“Mass media texts condense and codify meanings, languages, and outlooks otherwise existing in a diluted, diffuse, and scrambled form among lay actors. Unlike the ‘texts’ of everyday life, media texts are purged of all irrelevant meanings and thus tap directly into the pool of cultural symbols. They correspond closely to what Kenneth Burke [in his On Symbols and Society, 1989] dubs the ‘ideal-typical’ symbol.” (Illouz, E. 1997. Consuming the Romantic Utopia. Berkley and Los Angeles: University of California Press. Page 18)
Growing up as a child of a politically blacklisted family (at least, that’s what I was told) in a Central European country suffocated by a late Soviet Bloc communist totalitarian regime at the fringe of the heavily restricted Soviet Bloc space, at the edge of a hilly suburb of a capital in a lush Carpathian forest overlooking the Iron Curtain, and then, since the age of eleven, an “immigrant” and, since the age of fifteen, a “Slav without a country”, and a modern day settler rooted to unceded traditional Indigenous territories at the fringe of the Western Canadian continent, operating for the last two decades under a mutant strain of late postmodern “globalization” capitalism, and a Canadian trying find his cultural identity in a media landscape undermined by cheap American cultural imports, as well as an invisible minority (“ethnic white” / “with an accent”) among minorities, a digital geek with a stodgy pre-Internet brain, and a satirist in an age where satire has been declared dead, I am thoroughly relegated to a few of the many “Other” cultural cubbyholes of the mainstream culture of the North American continent.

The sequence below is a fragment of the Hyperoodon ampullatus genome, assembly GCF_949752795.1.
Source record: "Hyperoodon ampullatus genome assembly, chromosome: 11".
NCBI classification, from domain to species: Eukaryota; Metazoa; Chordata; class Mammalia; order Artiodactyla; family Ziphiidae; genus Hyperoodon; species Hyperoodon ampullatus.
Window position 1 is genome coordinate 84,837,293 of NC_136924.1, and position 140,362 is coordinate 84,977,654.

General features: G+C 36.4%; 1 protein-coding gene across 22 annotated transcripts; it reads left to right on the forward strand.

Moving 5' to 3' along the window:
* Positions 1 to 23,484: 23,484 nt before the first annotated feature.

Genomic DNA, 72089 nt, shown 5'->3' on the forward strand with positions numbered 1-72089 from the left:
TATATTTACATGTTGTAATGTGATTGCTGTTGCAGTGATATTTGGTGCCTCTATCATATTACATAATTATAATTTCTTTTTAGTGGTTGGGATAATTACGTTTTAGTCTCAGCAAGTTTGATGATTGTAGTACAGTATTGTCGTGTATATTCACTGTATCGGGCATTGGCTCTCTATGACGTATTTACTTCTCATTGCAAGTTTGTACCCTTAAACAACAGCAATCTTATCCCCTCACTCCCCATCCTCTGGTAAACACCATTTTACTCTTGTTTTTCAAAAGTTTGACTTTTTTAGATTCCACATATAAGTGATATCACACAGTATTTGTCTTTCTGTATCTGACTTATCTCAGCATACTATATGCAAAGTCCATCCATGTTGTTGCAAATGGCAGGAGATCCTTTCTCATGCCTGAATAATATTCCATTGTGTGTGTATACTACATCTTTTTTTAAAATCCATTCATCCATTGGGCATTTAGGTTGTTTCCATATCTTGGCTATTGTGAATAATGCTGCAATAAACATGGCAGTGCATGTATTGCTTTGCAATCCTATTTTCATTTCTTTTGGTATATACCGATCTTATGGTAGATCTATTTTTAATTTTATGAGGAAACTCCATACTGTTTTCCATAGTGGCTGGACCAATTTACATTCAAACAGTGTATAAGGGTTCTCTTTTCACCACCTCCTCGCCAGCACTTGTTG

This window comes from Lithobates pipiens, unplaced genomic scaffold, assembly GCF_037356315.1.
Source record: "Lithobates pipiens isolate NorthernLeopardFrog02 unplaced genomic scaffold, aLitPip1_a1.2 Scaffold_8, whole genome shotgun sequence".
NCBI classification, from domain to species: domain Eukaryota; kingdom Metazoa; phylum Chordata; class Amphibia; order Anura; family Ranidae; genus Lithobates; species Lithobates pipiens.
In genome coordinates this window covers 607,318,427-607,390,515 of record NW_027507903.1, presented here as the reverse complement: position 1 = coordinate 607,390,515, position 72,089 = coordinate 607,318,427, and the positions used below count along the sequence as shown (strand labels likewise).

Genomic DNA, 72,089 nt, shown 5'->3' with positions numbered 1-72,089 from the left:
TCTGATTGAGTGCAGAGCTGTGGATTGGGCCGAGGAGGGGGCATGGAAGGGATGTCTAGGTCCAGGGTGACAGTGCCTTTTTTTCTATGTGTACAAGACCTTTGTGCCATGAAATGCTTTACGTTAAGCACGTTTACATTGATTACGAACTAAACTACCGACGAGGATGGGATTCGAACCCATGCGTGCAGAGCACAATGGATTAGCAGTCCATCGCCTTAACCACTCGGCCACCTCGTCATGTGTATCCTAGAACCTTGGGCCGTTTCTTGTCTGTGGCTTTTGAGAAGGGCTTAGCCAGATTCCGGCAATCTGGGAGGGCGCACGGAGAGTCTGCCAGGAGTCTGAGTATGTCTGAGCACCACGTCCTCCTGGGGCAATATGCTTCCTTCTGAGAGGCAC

As such, I always tended to “see things differently” or, “from the outside”, and this has, in my work, translated into an impetus to inspire critical thought about the themes of culture, cultural constructs, nostalgie, the everyday, history, hyperreality, the immigrant experience, myth-building, the ideal-typical symbols, visualism and (the wide range of) utopias communicated through the dominant cultural codes of postmodern late capitalism, such as the visual (television, movies, and advertising) and musical (songs) code, in the dominant anglophone North American mainstream media of the last decade of the twentieth and first decades of the twenty-first centuries…
…and, often, taking the satirical approach, I just wanted you and I to have a good laugh about it all in the end.
That’s why I am still here, doing this, today.
🙂 🙂 🙂